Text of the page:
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  • Patty Ihm

The Color Inside of Me


To be so tied to someone that their hurt, disappointment, and fear mix with what's inside of you and become indiscernible: that must be the definition of motherhood and perhaps love, too.


Even as I had seemed to surface through the depressive fog, I felt the burden of what was not even there as it pulled me down.


The color inside of me has been elusive. I could sense it, hot in my stomach, rising with my breath, this color within; still, I couldn't quite see. And the feeling itself: that, too, was elusive. When one of the boys was angry earlier this week, he called his color red...without hesitation, through hot, clenched fists and a rising voice. My labor with Gabriel was long. I still remember the black box of pain that seemed to have no walls. Again, the color was certain. This time, though, now, I couldn't call up what was inside of me.


The angry child found something to do. The darkness of the labor pains gave way eventually, and sunshine came forth to present a robust, sleepless child.


After an endless spring break where a high fever kept our adventures locked away until the last days, we ate at a diner with that grown baby and his girlfriend. The server delivered five tall glasses of special berry Mountain Dew to the table, and then I knew.


There wasn't a name for the color...an iridescent sparkling cloud...a geological masterpiece, and certainly something that did not look like it should be taken on ice through a straw. Some sort of transient blue. That was it. How could they drink this?


What no one could see opened up and all of the contents dumped, spilling, sinking beneath the surface where I stood. Was there something in the box that was supposed to help me, or is it the very act of pulling it open and letting go that gets me closer to where I am supposed to be? And does it count if the box was opened without intent?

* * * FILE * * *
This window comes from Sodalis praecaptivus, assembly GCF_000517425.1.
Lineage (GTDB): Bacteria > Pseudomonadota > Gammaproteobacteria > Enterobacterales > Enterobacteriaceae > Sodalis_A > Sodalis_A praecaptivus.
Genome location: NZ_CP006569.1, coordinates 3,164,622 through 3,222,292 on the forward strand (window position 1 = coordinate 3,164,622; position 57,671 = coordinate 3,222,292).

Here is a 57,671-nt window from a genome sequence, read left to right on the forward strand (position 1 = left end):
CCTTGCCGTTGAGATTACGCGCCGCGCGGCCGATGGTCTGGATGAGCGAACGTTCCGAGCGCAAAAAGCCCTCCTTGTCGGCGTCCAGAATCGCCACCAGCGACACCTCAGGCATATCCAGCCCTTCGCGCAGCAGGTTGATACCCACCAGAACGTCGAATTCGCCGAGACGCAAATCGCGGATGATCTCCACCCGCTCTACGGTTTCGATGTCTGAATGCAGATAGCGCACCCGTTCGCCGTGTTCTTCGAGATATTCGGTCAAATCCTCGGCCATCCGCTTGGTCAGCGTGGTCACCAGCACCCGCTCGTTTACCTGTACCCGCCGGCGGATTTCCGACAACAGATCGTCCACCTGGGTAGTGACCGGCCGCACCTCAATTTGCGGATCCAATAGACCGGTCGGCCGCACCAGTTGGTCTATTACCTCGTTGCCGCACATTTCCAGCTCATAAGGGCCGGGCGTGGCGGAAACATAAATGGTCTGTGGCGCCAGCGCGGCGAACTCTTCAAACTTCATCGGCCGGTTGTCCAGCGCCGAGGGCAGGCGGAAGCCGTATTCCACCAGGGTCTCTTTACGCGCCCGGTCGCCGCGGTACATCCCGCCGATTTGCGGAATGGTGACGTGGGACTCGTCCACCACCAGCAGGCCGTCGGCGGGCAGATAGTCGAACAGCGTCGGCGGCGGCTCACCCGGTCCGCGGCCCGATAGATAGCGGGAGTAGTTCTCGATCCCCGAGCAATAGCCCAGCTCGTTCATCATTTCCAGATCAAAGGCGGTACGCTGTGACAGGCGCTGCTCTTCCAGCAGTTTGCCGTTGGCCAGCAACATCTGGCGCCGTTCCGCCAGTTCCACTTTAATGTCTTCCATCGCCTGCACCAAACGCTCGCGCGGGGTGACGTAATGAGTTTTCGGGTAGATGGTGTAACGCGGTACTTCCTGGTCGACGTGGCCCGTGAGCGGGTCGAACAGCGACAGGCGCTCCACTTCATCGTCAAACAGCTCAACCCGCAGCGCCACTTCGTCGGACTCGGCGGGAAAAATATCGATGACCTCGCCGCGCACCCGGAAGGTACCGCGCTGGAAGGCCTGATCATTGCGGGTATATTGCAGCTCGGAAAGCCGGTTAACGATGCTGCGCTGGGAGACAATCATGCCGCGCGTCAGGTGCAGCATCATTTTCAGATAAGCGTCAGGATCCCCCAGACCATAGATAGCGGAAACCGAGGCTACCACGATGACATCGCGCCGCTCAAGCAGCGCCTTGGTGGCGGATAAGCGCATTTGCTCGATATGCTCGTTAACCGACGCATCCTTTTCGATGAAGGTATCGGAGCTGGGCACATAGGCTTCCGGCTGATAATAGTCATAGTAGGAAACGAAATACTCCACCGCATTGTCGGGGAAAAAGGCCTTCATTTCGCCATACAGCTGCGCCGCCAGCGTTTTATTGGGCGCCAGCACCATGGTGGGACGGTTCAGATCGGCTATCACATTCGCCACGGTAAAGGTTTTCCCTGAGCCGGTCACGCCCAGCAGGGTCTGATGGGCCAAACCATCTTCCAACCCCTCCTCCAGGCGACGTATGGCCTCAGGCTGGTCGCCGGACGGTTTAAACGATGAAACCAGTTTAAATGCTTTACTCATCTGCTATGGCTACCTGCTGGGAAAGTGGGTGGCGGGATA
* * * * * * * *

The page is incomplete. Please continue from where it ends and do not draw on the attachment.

Nobody spilled the special blue magical soda.


It's the loss of being left out, of being kept from the chances, of hurting when nobody knows that collides with my own inadequacies, making it impossible to discern if that pain is theirs or mine because in trying to hold them up, I keep them from being able to pick up their own pieces.


I woke early to tend to the chickens. The sun had begun to rise. The veil of nighttime still filtered the soft, sleepy air. I always take the long way back to the house so I can put my ear to the hives, to listen to the reassuring song of the bees once again. Through the clearing in the woods, I could see a lighter, softer version of the color: easy lilac that faded to the palest blue without fanfare. A few tiny hints of what must have been hope came through the smallest opening from the box inside of me, which didn't feel quite so heavy anymore.

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